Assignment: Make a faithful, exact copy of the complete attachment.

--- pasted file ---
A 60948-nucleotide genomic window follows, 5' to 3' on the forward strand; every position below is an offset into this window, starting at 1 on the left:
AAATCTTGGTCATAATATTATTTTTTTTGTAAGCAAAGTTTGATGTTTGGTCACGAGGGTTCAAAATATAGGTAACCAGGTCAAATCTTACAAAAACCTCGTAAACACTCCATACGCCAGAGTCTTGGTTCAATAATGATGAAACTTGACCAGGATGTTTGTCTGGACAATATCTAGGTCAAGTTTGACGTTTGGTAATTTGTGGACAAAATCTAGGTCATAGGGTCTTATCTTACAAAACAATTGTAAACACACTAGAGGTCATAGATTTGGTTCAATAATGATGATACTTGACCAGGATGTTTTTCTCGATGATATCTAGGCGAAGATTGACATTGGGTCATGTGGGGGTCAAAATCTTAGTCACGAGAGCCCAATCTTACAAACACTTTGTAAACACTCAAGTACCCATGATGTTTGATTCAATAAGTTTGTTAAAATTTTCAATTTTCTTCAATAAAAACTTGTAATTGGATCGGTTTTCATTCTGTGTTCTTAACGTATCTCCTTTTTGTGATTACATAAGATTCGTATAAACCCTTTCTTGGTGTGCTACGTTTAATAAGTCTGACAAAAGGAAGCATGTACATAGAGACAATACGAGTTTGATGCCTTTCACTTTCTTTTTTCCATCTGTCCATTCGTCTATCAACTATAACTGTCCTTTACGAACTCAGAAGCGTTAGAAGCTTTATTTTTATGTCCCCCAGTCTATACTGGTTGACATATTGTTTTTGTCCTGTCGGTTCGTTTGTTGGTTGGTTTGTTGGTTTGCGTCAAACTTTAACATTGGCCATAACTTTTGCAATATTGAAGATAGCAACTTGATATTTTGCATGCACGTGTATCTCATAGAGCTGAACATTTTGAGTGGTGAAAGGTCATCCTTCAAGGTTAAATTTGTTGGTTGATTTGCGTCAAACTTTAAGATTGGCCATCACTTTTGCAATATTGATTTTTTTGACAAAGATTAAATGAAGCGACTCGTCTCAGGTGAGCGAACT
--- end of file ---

A 60948-nucleotide genomic window follows, 5' to 3' on the forward strand; every position below is an offset into this window, starting at 1 on the left:
AAATCTTGGTCATAATATTATTTTTTTTGTAAGCAAAGTTTGATGTTTGGTCACGAGGGTTCAAAATATAGGTAACCAGGTCAAATCTTACAAAAACCTCGTAAACACTCCATACGCCAGAGTCTTGGTTCAATAATGATGAAACTTGACCAGGATGTTTGTCTGGACAATATCTAGGTCAAGTTTGACGTTTGGTAATTTGTGGACAAAATCTAGGTCATAGGGTCTTATCTTACAAAACAATTGTAAACACACTAGAGGTCATAGATTTGGTTCAATAATGATGATACTTGACCAGGATGTTTTTCTCGATGATATCTAGGCGAAGATTGACATTGGGTCATGTGGGGGTCAAAATCTTAGTCACGAGAGCCCAATCTTACAAACACTTTGTAAACACTCAAGTACCCATGATGTTTGATTCAATAAGTTTGTTAAAATTTTCAATTTTCTTCAATAAAAACTTGTAATTGGATCGGTTTTCATTCTGTGTTCTTAACGTATCTCCTTTTTGTGATTACATAAGATTCGTATAAACCCTTTCTTGGTGTGCTACGTTTAATAAGTCTGACAAAAGGAAGCATGTACATAGAGACAATACGAGTTTGATGCCTTTCACTTTCTTTTTTCCATCTGTCCATTCGTCTATCAACTATAACTGTCCTTTACGAACTCAGAAGCGTTAGAAGCTTTATTTTTATGTCCCCCAGTCTATACTGGTTGACATATTGTTTTTGTCCTGTCGGTTCGTTTGTTGGTTGGTTTGTTGGTTTGCGTCAAACTTTAACATTGGCCATAACTTTTGCAATATTGAAGATAGCAACTTGATATTTTGCATGCACGTGTATCTCATAGAGCTGAACATTTTGAGTGGTGAAAGGTCATCCTTCAAGGTTAAATTTGTTGGTTGATTTGCGTCAAACTTTAAGATTGGCCATCACTTTTGCAATATTGATTTTTTTGACAAAGATTAAATGAAGCGACTCGTCTCAGGTGAGCGAACT